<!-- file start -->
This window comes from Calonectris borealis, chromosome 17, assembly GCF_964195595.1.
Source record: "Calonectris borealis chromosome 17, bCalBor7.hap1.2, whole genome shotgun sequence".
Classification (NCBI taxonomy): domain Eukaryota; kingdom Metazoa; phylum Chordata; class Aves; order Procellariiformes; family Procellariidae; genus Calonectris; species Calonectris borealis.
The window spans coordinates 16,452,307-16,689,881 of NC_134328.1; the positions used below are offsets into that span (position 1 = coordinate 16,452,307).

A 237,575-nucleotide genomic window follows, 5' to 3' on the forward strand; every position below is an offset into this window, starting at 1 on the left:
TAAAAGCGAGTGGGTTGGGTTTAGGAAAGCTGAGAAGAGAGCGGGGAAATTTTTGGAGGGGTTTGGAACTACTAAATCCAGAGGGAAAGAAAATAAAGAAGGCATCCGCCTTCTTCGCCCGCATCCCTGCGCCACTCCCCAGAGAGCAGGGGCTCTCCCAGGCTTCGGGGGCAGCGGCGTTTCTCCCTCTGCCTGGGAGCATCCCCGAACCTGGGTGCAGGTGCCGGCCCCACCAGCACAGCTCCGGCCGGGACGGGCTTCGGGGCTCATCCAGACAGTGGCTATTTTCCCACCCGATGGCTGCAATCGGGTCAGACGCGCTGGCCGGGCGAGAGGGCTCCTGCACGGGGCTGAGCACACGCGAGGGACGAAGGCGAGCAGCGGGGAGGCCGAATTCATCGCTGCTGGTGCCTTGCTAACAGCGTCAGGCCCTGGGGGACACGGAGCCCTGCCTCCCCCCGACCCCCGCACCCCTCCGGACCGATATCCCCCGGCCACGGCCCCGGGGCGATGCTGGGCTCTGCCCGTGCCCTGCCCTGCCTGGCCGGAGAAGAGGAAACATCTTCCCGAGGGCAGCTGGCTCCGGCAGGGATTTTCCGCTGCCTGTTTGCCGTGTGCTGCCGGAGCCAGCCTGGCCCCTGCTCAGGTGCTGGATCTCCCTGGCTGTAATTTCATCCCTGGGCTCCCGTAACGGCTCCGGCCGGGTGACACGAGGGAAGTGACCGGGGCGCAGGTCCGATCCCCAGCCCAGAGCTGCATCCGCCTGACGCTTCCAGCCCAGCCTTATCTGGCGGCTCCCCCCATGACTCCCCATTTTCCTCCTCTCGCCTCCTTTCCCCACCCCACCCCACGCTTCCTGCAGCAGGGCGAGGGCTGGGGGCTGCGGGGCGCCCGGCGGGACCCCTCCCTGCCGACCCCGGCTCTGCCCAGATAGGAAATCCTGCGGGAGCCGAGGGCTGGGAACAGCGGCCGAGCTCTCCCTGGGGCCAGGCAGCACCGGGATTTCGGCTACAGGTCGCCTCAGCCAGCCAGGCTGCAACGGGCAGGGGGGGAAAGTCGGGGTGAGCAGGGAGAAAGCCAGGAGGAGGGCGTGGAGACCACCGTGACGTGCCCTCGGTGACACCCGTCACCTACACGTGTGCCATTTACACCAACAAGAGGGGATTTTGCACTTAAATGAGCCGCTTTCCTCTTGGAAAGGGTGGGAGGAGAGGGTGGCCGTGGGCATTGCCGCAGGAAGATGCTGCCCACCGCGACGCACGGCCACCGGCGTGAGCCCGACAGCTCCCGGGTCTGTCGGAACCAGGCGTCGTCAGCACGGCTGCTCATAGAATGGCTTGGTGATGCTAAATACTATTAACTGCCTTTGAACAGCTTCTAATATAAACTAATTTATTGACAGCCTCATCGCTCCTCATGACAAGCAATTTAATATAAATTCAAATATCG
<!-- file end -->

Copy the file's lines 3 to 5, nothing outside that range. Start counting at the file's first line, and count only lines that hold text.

Classification (NCBI taxonomy): domain Eukaryota; kingdom Metazoa; phylum Chordata; class Aves; order Procellariiformes; family Procellariidae; genus Calonectris; species Calonectris borealis.
The window spans coordinates 16,452,307-16,689,881 of NC_134328.1; the positions used below are offsets into that span (position 1 = coordinate 16,452,307).

A 237,575-nucleotide genomic window follows, 5' to 3' on the forward strand; every position below is an offset into this window, starting at 1 on the left: